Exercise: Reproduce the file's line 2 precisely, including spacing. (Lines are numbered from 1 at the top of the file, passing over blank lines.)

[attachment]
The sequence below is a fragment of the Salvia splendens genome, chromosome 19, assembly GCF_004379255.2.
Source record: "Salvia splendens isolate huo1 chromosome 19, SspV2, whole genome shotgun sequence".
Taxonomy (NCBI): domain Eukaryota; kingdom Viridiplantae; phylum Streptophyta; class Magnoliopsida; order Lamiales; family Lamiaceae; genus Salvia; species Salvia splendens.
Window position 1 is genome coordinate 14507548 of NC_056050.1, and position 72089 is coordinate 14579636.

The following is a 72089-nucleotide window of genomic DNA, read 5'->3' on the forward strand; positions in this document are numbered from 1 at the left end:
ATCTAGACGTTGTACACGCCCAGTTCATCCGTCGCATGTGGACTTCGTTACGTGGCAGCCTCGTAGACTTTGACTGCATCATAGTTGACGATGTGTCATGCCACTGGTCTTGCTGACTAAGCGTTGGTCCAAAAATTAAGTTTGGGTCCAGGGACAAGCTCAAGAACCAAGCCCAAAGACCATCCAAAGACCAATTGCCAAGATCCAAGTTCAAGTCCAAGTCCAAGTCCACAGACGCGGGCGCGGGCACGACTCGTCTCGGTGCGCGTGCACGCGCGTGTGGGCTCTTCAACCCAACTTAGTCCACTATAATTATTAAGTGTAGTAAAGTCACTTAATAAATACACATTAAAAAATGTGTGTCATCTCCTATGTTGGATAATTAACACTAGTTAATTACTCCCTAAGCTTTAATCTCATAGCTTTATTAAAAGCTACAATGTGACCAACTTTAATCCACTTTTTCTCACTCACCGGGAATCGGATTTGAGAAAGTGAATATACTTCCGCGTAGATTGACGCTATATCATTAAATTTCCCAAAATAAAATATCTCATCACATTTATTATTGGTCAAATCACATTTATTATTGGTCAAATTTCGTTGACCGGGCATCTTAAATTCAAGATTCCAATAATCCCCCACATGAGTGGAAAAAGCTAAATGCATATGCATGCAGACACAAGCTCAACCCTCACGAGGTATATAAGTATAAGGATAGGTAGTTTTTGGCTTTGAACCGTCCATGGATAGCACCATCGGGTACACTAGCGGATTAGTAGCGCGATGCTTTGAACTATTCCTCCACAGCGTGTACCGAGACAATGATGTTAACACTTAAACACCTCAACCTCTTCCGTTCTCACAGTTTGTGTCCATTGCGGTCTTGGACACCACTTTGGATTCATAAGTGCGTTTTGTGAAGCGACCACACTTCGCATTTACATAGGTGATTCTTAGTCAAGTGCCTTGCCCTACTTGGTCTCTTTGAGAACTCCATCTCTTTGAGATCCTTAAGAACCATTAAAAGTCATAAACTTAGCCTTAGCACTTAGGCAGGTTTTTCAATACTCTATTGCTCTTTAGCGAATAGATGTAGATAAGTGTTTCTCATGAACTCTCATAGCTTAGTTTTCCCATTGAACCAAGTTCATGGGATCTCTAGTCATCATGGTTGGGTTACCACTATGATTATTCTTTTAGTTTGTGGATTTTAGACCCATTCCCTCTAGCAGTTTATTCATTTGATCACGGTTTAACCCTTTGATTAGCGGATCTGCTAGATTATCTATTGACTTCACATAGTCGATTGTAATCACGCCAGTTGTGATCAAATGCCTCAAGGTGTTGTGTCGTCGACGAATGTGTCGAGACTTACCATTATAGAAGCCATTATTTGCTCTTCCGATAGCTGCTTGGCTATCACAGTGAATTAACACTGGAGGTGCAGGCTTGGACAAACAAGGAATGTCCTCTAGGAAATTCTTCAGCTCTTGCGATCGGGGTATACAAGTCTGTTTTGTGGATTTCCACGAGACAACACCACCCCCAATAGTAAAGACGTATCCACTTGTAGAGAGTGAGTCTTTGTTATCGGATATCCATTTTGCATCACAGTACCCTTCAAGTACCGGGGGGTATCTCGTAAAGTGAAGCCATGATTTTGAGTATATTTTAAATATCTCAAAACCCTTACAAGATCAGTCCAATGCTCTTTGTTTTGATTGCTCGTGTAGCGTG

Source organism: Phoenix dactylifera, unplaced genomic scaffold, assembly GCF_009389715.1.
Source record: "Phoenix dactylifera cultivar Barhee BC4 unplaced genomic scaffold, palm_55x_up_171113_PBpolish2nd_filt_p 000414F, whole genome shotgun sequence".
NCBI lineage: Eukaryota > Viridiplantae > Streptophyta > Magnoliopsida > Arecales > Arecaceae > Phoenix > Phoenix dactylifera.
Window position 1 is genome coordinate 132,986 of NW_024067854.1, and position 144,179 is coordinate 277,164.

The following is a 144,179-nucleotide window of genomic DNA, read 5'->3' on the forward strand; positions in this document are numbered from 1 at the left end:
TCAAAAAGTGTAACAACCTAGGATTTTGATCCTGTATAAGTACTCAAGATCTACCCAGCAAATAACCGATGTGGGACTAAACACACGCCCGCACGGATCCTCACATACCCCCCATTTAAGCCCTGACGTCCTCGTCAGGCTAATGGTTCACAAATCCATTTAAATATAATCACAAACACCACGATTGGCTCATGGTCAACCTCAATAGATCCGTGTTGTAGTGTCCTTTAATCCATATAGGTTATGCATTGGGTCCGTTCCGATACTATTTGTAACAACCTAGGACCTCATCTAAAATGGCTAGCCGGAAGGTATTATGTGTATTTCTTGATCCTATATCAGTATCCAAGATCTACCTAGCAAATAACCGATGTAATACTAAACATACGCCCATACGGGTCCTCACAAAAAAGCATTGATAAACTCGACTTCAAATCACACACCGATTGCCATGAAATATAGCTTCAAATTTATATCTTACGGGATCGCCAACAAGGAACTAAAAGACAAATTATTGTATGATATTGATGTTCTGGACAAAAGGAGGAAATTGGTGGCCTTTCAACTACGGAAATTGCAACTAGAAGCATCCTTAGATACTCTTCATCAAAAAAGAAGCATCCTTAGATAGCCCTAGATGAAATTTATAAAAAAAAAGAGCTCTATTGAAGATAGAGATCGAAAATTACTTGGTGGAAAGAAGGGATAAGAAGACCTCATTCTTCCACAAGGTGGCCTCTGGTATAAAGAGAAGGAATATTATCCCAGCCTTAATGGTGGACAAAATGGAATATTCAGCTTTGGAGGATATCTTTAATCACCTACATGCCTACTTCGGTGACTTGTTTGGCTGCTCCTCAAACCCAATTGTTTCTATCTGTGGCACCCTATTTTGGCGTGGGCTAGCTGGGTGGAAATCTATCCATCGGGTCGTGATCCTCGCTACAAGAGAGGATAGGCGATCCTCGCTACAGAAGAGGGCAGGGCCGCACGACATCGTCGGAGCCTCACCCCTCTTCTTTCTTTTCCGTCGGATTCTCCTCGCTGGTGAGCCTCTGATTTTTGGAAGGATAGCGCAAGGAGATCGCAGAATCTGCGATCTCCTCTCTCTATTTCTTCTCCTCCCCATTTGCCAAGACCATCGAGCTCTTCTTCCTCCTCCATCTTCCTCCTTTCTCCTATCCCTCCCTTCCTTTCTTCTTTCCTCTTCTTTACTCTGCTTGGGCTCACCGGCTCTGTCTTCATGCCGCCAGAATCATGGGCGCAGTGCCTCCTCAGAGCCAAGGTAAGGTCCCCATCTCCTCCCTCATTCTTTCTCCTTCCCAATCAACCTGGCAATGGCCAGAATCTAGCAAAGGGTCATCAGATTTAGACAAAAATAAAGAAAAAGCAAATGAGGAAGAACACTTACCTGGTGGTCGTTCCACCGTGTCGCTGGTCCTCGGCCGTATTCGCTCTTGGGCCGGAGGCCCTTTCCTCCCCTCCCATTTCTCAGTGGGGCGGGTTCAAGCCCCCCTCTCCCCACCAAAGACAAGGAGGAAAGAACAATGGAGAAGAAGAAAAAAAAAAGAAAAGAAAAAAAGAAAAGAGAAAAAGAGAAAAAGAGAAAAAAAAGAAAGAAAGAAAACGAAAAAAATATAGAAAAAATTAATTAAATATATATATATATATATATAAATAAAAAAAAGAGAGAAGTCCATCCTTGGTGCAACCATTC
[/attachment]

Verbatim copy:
Source record: "Salvia splendens isolate huo1 chromosome 19, SspV2, whole genome shotgun sequence".